Fact Check

Supreme Court Rules on Travel Ban?

Reports of a Supreme Court decision holding that President Trump's travel bans are "well within his constitutional rights to impose" are fake news.

Published Jun 5, 2017

Updated Jun 27, 2017
 (Wikimedia Commons)
Image Via Wikimedia Commons
The U.S. Supreme Court has ruled that President Trump's travel bans are "well within his constitutional rights to impose."

In early 2017 courts in the U.S. ruled against President Trump's proposals (issued via executive order) to temporarily ban travel from six Muslim majority countries (Iran, Libya, Somalia, Sudan, Syria and Yemen), saying the plan improperly targeted religion. After a 3 June 2017 attack in London that killed seven people and left several dozen others injured, President Trump took to Twitter to call for prompt U.S. Supreme Court (SCOTUS) review of his "watered down Travel Ban":

On 5 June 2017, the America's Last Line of Defense web site published an article positing that Supreme Court review of the travel ban had been completed, and that the nation's highest court had upheld the ban as constitutional:

The Supreme Court just ruled 5-4 that the President’s travel bans are well within his constitutional rights to impose and because of that, America will be a much safer place. Not only did the court overturn the lower court’s decision on the ban, it also restored the order to its original glory, banning terrorists from 7 countries and allowing President Trump “all of the authority granted a President in matters of immigration.”

The ruling makes significant changes to the way things are going to be done at airports. No longer will you have to be inconveniently pulled out of line at random because we have to search the same number of regular people as we do Muslims. Agents at the airport will be able to profile how they see fit. Without the influx of refugees applying for asylum at the airport, since they simply won’t be coming here. the TSA can work on rooting out the people who want to do us harm who already live here.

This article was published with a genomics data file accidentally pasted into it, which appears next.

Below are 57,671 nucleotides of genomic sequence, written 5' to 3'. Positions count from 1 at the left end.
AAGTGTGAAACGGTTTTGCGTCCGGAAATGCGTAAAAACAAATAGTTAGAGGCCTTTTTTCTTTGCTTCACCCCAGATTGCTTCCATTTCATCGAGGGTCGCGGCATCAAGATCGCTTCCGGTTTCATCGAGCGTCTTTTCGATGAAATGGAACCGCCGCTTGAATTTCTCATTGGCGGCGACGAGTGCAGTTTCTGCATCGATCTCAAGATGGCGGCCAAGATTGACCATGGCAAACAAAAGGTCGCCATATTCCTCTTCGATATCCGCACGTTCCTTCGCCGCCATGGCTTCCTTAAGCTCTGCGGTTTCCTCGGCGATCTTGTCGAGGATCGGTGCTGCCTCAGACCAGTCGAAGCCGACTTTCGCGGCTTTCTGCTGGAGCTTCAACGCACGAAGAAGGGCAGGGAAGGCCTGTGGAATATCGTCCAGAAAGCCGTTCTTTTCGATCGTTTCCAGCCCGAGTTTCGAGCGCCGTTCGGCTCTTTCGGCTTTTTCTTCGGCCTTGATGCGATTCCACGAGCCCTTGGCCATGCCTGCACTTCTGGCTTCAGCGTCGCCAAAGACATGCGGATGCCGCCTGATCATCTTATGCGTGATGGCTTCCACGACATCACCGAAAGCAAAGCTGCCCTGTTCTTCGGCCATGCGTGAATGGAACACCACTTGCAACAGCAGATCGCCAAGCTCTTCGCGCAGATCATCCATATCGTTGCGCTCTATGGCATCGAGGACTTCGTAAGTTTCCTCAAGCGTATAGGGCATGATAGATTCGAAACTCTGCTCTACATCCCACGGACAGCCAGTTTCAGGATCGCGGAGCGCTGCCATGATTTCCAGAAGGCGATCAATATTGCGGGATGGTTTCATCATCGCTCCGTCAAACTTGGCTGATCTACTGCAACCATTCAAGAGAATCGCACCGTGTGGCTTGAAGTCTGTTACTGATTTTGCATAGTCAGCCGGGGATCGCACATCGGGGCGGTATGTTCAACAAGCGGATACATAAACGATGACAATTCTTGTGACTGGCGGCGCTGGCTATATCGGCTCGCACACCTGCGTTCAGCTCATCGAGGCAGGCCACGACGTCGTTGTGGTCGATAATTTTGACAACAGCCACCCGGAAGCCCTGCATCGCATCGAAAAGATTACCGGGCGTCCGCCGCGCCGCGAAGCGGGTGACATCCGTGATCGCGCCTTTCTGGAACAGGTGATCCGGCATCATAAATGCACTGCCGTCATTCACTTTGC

There was no truth to this report at the time it was published. As of June 2017, the Supreme Court had yet to rule on the ban. However, the high court did narrow the scope of previous stays on the ban in a 26 June 2017 unsigned opinion which said that the ban would be in effect for residents from those nations who lacked a "bona fide relationship with any person or entity in the United States." The court said that foreign nationals could enter the U.S. to "live with or visit a family member." Other exceptions to the ban would include students admitted to a U.S.-based university, lecturers heading into the country for an appearance, or someone moving to the US after accepting a job offer. The court also said that it would hear arguments regarding the issue in October.

This report originated with America's Last Line of Defense, a fake news site whose a disclaimer notes that they are a "satirical publication" created to "present fiction as fact," and that their "sources don’t actually exist."


Stryker.   "BREAKING: Supreme Court Rules on Travel Ban."     America's Last Line of Defense.   5 June 2017.

Chung, Andrew and Hurley, Lawrence. "Supreme Court Breathes New Life into Trump's Travel Ban." Reuters. 27 June 2017.


Updated with note on Supreme Court ruling in June 2017.

David Mikkelson founded the site now known as snopes.com back in 1994.